James Spear Taylor, 82, a consultant on the economics of energy who also served as an adviser to Presidents Hoover and Eisenhower, died of cardiac arrest Monday at George Washington University Hospital.

Mr. Taylor came to the Washington area in the 1920s to work for Herbert Hoover when the latter was secretary of Commerce. He was head of building and housing for the department during this period and also wrote a best-selling government handbook, "How to Own Your Own Home," which reportedly sold more than 600,000 copies.

When Hoover became president, Mr. Taylor served him as a special assistant and speech writer.

He subsequently worked as a planner for the War Production Board and was director of retraining and reemployment for the Veterans Administration following World War II.

In 1953, Mr. Taylor served under President Hoover as a member of the second Hoover commission on the reorganization of the executive branch, established in 1953. He later became an adviser to President Eisenhower on the federal highway program.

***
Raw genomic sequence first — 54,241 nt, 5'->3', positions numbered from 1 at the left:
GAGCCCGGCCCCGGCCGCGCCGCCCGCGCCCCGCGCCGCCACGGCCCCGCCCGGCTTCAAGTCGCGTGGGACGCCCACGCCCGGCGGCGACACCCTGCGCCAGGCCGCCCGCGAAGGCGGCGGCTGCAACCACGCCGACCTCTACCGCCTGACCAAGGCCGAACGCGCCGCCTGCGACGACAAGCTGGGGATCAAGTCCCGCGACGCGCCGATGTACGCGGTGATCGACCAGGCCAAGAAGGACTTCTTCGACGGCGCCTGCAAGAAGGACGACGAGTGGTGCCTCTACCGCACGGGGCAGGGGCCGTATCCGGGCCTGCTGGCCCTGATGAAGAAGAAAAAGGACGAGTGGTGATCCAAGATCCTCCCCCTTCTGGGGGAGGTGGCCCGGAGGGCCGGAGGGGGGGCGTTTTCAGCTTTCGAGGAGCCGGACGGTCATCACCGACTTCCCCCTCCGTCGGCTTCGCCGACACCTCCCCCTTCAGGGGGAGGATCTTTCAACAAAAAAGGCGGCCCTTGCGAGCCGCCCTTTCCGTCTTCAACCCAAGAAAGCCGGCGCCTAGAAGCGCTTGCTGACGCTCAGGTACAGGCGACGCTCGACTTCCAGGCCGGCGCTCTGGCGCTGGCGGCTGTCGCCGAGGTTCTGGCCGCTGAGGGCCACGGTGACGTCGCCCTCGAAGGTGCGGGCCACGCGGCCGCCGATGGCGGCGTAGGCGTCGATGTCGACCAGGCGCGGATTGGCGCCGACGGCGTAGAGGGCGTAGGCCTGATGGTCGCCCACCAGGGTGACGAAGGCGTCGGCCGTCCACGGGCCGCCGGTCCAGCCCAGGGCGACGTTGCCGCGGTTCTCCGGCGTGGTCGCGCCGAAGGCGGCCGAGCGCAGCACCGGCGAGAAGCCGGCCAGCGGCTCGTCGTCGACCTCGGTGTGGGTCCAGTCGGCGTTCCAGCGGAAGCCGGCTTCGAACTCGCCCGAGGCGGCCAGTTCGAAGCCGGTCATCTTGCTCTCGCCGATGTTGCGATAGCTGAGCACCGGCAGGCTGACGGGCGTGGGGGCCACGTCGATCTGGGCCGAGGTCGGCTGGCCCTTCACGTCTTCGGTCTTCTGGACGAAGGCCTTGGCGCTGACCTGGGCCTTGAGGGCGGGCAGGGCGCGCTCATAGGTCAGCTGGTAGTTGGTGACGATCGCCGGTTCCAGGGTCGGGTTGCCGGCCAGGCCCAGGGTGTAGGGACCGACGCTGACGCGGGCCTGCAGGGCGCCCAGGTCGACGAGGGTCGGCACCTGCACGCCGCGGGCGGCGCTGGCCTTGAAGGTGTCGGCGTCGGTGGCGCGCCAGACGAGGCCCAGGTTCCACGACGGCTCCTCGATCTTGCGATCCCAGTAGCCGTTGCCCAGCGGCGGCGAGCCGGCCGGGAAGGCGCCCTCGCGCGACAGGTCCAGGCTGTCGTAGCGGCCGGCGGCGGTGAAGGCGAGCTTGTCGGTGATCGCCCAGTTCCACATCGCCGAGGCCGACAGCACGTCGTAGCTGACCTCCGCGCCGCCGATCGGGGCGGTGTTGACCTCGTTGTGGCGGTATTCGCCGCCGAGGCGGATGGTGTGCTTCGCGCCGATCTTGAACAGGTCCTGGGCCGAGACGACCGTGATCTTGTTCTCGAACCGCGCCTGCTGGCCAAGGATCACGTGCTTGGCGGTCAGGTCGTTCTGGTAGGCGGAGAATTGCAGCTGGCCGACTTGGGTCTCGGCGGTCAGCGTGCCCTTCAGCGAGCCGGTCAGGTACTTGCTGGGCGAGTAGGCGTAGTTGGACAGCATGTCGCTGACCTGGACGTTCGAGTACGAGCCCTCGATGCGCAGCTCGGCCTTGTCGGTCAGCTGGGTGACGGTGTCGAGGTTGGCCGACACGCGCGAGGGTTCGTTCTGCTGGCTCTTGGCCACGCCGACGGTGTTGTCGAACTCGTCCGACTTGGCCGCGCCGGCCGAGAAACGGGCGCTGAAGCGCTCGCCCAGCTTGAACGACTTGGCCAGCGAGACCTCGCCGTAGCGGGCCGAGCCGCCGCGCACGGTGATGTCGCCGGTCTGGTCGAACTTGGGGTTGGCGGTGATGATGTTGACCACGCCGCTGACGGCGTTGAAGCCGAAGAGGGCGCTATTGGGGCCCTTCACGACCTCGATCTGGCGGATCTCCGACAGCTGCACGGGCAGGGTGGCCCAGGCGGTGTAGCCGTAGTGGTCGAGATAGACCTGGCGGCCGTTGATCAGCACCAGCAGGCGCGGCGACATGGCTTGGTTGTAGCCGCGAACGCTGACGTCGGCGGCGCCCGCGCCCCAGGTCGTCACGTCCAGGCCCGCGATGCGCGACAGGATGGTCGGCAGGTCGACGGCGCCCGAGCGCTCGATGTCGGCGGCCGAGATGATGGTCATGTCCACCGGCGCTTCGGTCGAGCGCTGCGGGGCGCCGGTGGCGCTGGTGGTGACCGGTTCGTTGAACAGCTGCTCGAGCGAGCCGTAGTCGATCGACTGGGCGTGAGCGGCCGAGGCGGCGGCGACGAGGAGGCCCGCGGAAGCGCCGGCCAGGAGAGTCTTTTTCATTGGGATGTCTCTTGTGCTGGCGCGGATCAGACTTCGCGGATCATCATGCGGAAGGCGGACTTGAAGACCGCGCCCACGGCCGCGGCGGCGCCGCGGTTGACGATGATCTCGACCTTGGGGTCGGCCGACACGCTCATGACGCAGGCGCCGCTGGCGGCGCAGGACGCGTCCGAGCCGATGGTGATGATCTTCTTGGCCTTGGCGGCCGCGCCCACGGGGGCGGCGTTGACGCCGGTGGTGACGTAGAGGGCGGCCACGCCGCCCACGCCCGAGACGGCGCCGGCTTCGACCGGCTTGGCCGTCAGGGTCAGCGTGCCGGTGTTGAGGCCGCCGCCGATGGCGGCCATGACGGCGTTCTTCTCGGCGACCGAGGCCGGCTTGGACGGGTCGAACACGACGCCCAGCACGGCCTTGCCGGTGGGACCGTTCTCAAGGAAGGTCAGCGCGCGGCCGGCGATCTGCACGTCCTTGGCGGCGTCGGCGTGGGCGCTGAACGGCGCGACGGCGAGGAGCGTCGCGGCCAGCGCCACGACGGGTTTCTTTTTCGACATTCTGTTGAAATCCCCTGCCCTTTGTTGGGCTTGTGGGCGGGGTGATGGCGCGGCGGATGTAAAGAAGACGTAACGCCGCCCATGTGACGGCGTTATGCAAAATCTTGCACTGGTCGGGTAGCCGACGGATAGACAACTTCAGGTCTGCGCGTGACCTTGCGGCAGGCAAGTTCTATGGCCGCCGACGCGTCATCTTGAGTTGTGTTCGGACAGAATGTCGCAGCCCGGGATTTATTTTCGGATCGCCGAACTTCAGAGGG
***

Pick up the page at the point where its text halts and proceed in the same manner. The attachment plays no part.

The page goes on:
In addition to his government work, Mr. Taylor was an independent consultant on oil, gas, coal and nuclear economics for the governments of Canada, Pakistan and France and worked on feasibility studies and other pojects in South Korea, Morocco, and Liberia.

Mr. Taylor was born in Rochester, N.Y. He earned a bachelor's degree from Havard University in 1918.

Mr. Taylor lived in Washington. He was a member of the Committee of 100 on the Federal City, a civic group. He also was a member of the Chevy Chase Club, the Cosmos Club and the Harvard Club of New York City.

Survivors include his wife, Helen, of the home in Washington; a son, Nicholas C., of Midland, Tex.; a daughter, Alexandra Coburn, of Wellesley, Mass, and four grandchildren.